Partial Second Story Addition


    Home owners of bungalow at some point in time can start thinking of adding extra space to their house instead of moving elsewhere.

    One of those options is full or partial second story addition. This can give desired extra space for home with bedroom or even few bedrooms on newly added second floor.

    Partial second story addition is great option for homes with small lots that cannot expand towards either side or rear.

    This is a great alternative for home owners that want to stick to original location due to work, kid’s school or other important attachment and extend home space.

    Cost of Partial Second Story Addition

    Average cost to add partial second story addition to existing bungalow is between $200 and $300 per square foot.

    This varies due to size, location and method of construction involved in process. For exact quotes contact local general contractor or ask Remodel On Point team for suggested builder.

    It’s not a secret that larger size additions or builds end up costing less per square foot. Our situation is opposite and the small the addition, the more it will cost per square foot.

    Custom construction is approximately 20% -30% more expensive than modular addition, but they end up with better finishes and custom attributes.

    Why Commit to Partial Second Story Addition

    If adding extra space on top, why not just do full second floor full blown out addition? It will cost less per square foot and give way more space.

    There are three reasons we can think of to do partial second story addition:

    • Size limit on lot
    • Budget is set
    • Don’t need bigger

    Upgrading home is an important commitment that not everyone is capable of. Keeping old house in place and adding extra space on top is risky. But let’s talk about why to add only partial second story.

    Size limit on lot – each property has maximum potential home that is allowed by the city. Besides lot coverage, there is also a limit for combined square footage.

    If your lot is small, doubling home square footage may not be even possible and you would be only allowed to add partial second story.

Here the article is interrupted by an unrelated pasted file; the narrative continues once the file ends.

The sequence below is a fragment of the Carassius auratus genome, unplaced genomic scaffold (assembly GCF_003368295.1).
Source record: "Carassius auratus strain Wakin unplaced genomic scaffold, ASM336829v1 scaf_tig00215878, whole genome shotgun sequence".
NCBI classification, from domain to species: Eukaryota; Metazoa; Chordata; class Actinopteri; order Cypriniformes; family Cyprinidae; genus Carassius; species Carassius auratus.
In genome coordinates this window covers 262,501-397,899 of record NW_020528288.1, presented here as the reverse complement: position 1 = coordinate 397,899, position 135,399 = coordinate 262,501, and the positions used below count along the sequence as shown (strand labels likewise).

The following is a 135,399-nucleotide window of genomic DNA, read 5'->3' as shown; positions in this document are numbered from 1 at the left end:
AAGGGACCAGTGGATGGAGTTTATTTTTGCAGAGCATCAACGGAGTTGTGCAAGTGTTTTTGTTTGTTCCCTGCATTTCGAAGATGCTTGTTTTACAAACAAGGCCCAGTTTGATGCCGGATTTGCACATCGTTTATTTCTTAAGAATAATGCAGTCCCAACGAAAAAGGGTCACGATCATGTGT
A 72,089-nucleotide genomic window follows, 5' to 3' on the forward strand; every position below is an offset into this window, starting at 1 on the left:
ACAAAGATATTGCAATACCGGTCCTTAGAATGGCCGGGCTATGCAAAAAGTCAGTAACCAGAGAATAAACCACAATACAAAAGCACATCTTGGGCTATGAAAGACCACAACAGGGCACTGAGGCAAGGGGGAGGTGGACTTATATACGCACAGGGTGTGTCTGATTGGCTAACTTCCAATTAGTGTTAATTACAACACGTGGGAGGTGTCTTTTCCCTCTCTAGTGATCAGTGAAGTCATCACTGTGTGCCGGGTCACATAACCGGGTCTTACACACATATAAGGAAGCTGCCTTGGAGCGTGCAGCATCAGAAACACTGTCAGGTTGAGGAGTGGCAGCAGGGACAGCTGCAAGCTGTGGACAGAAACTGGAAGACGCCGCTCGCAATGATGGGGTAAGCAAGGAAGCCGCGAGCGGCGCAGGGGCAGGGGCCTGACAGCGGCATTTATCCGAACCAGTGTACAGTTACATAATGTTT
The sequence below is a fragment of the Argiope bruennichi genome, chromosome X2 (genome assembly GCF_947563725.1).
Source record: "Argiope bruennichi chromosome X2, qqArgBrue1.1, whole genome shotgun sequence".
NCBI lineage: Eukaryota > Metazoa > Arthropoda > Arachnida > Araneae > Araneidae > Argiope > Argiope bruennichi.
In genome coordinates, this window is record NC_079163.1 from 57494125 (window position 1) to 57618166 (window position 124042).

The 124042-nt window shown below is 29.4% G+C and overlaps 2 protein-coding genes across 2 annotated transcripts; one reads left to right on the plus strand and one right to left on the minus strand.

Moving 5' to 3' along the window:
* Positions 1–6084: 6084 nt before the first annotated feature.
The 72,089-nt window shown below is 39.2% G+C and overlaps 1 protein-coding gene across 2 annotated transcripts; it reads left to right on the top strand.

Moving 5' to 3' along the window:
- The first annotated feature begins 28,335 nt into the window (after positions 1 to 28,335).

Budget is set – despite larger projects being cheaper per square foot, everyone has their maximum to spend.

    It could be desirable for most home owners to add more space on top, but not everyone has ability to spend hundreds of thousands dollars.

    We recommend against getting deeply in depth for overbuilding homes or adding more space that will be used.

    Don’t need bigger – we always assume that bigger is better but in reality not everyone is eager to get more bedrooms upstairs.

    Especially for older couples that have grown up kids, who have already nested elsewhere. If your bungalow is already 1000 sq ft or bigger, another 500-600 sq ft on top could be more than enough for a bedroom or two with unsuits.

    Building Option for Partial Second Story Addition

    There are two methods of adding extra space to existing structure. Both of them have pros and cons. Less populated and developed area may not have availability for modular home addition option.

    Although it does gain more and more popularity in USA and other countries, manufacturers are not willing to deliver prebuilt homes far from their warehouse.

    • Custom Addition
    • Modular Addition

    Take a look at each problem as well as benefit for home addition and decide which way you are going to take. Get few quotes from nearby companies and ask them why they are better solution.

    Custom Addition – pretty simple technique used since early days of construction. After design is completed, a team starts working on the project directly on jobsite.

    At first, workers remove part of the roof, trusses and rest of existing parts that are in the way of addition. Partial second story is either framed or built with blocks/concrete on top of bungalow.

    To build it and finish inside, it may take up to 2 – 4 month. Constant protection for rest of the home is required unless everything else is being renovated throughout.

    Entire project (including interior and exterior) can be completely customized and built as you wish.

    Don’t plan on living inside of the house while second story work is performed.